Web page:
When I told some of my friends I was having poke while out at teacher training in San Jose, the reactions were mixed. One curious friend googled it, some asked how it was pronounced (poh-kh seemed more likely than the true pronunciation of poh-kee) and a few shuddered at the thought of raw fish. Friends, I have been all of these places. But this time, I was nothing but salivating through our work until dinner.
Truthfully, I have no idea where I had originally heard of poke, but the dish had been on my mind for years. Somewhere along the way while reading, I found poke as being a popular way of serving leftover fish ends and pieces by fishermen in Hawaii. Fresh caught fish from the ocean (most often tuna or octopus) that is marinated in sesame oil, onion and soy; poke seemed both strange and intensely provocative to this landlocked gal.
The history of poke seems to be relatively new in food history but the idea of using all parts of the fish and finding ways to make them delicious is one that spans both time and culture. Ceviche is a dish I have enjoyed while visiting Mexico. There, as in other countries in Central and South America, fish pieces are marinated in citrus juices along with regional spices and condiments and is served as a refreshing dish. Chopped up leftovers of tuna and salmon often appear at least here in the U.S. mixed with mayonnaise and chili sauce as a “spicy sushi roll.” These are great dishes as even the not so perfect bits do not go to waste.
The San Jose Public Market had just the place, a little joint called Coast Poke Counter. They made it easy for a poke newbie: choose your base (white rice for me), sides (I went with the seaweed salad, sunomono, edamame guac and inari sushi) and poke (shoyu ahi tuna all the way). It was THAT good.
It is the bowl I had in San Jose that inspired the recipe I am sharing with you today. I made this no less than two days back in Pennsylvania. Snow was blowing and chilling me to the bone, but I stood staunchly at the fish counter at Wholey’s in Pittsburgh’s Strip District, proudly asking for a nice piece of ahi tuna. Once its frozen flesh was in my hands, there was no going back.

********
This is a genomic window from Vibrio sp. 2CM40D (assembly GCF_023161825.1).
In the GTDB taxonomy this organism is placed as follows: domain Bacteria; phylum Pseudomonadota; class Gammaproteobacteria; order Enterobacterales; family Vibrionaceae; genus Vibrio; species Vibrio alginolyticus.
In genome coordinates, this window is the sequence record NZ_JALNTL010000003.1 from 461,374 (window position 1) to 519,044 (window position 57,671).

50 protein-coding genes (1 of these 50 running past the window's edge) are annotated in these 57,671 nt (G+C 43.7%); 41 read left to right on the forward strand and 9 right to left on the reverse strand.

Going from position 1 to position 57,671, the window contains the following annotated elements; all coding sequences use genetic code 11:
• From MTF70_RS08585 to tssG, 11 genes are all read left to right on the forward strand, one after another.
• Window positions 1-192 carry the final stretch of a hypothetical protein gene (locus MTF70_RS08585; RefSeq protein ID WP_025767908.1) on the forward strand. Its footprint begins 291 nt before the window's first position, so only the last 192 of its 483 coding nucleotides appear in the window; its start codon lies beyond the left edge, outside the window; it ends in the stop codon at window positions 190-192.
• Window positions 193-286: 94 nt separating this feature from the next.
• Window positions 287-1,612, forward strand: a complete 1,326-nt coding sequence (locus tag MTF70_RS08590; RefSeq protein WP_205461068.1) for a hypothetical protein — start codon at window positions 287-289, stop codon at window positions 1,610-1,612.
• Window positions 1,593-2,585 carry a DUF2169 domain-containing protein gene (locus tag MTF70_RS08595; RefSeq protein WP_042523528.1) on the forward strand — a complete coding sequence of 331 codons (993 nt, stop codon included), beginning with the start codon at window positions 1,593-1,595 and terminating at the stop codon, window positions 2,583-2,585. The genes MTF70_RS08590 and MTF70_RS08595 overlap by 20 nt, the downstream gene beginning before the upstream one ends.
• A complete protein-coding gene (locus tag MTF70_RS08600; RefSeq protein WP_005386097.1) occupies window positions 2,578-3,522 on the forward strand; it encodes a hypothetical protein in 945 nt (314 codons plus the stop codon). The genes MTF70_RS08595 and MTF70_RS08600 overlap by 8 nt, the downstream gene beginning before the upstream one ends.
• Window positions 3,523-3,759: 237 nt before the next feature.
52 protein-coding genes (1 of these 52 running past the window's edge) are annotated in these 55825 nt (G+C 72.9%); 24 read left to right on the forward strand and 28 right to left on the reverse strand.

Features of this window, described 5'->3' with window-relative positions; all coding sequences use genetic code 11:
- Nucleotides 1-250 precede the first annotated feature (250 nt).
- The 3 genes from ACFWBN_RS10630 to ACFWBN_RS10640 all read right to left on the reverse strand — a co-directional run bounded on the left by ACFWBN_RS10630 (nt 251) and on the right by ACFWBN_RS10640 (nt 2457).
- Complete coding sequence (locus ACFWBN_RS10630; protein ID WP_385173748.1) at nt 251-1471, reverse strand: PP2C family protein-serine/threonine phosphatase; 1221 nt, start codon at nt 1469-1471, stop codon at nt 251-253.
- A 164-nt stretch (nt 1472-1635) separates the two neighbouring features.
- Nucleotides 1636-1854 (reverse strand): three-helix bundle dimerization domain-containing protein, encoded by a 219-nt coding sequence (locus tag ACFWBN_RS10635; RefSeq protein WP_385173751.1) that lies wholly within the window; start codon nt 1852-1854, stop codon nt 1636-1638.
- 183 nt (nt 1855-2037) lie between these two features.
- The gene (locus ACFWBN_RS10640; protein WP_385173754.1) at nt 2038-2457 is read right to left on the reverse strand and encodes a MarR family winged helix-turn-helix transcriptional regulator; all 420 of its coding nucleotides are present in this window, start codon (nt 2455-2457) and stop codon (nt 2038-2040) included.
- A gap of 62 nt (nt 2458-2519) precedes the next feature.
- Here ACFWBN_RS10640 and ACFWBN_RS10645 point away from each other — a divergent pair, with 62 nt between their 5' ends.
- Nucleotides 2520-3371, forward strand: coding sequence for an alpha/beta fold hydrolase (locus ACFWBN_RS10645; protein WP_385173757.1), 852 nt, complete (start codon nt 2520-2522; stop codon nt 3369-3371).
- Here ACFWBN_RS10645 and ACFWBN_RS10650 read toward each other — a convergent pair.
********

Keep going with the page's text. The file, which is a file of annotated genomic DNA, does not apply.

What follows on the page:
Does raw fish scare you? It sure does me. But I eat it anyway. I take as many precautions as humanly possible and make sure I get my fish that I will eat raw or undercooked from a reputable fish market. My fishmonger recommends always buying frozen as the nasties will have died off in the process. Here in PA, it is what I do. If you live near the ocean, I would love to hear your thoughts.
Even if you aren’t into raw fish, try the quick pickled cukes. They are delightful and are a happy Japanese influence on this poke dish. Enjoy!
- 1 large seedless cucumber, sliced thinly
- 1/4 tsp salt
- 2 Tbsp seasoned rice vinegar
- 2 Tbsp mirin
- 1 tsp grated ginger
- 1 cup short grained sushi rice
- 2 Tbsp seasoned rice vinegar
- 4 oz frozen ahi tuna per person to a total of 8 oz
- 2 Tbsp tamari soy sauce or more to taste
- 3 Tbsp sesame oil or more to taste
- 1 tsp sesame seeds
- 1 scallion, slice thinly
- optional: more sesame seeds, seaweed salad, sliced daikon radish or edamame to round out the bowl
- In a small bowl, toss cucumber slices and salt. Let sweat a few minutes. Mix in rice vinegar, mirin and ginger. Set aside to marinate for at least 30 minutes.
- Rinse the rice 3-5 times to remove excess starch. Drain in colander for 15 minutes. Cook the rice in a rice cooker or instapot for best results. When finished, add in seasoned rice vinegar. place in a bowl to cool and mix in seasoned rice vinegar gently in large scooping motions. Fan rice a bit to cool while mixing.
- Defrost tuna. When defrosted, pat gently with a towel to remove excess moisture. Slice tuna into 1/2 inch cubes. Place in a small bowl. Add the soy sauce, sesame oil, sesame seeds and scallions to bowl and toss lightly until tuna is covered. Set in refrigerator for about 2 hours to marinate though it may be served immediately.
- Serve one cup of rice with tuna, pickles and any other accompaniments in a bowl with sesame sprinkled on top.
Resources used in recipe: